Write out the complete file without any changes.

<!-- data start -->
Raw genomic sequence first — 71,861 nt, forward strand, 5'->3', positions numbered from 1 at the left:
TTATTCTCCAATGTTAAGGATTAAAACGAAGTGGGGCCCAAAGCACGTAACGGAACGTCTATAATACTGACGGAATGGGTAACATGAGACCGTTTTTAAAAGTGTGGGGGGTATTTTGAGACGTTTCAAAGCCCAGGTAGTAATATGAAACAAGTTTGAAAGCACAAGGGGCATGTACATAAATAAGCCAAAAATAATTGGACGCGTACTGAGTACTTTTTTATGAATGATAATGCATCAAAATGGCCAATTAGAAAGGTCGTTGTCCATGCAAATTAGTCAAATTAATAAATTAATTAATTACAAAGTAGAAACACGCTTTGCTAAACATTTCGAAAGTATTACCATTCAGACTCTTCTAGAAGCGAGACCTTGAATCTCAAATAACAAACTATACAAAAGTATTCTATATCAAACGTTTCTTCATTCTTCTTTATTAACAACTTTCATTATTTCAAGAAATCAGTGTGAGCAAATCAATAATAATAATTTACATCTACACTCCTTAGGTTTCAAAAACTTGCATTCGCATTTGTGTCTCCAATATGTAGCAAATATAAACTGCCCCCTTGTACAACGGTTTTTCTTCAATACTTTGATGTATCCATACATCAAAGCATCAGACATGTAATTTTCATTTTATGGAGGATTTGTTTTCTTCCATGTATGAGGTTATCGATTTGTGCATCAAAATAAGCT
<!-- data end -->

Raw genomic sequence first — 71,861 nt, forward strand, 5'->3', positions numbered from 1 at the left:
TTATTCTCCAATGTTAAGGATTAAAACGAAGTGGGGCCCAAAGCACGTAACGGAACGTCTATAATACTGACGGAATGGGTAACATGAGACCGTTTTTAAAAGTGTGGGGGGTATTTTGAGACGTTTCAAAGCCCAGGTAGTAATATGAAACAAGTTTGAAAGCACAAGGGGCATGTACATAAATAAGCCAAAAATAATTGGACGCGTACTGAGTACTTTTTTATGAATGATAATGCATCAAAATGGCCAATTAGAAAGGTCGTTGTCCATGCAAATTAGTCAAATTAATAAATTAATTAATTACAAAGTAGAAACACGCTTTGCTAAACATTTCGAAAGTATTACCATTCAGACTCTTCTAGAAGCGAGACCTTGAATCTCAAATAACAAACTATACAAAAGTATTCTATATCAAACGTTTCTTCATTCTTCTTTATTAACAACTTTCATTATTTCAAGAAATCAGTGTGAGCAAATCAATAATAATAATTTACATCTACACTCCTTAGGTTTCAAAAACTTGCATTCGCATTTGTGTCTCCAATATGTAGCAAATATAAACTGCCCCCTTGTACAACGGTTTTTCTTCAATACTTTGATGTATCCATACATCAAAGCATCAGACATGTAATTTTCATTTTATGGAGGATTTGTTTTCTTCCATGTATGAGGTTATCGATTTGTGCATCAAAATAAGCT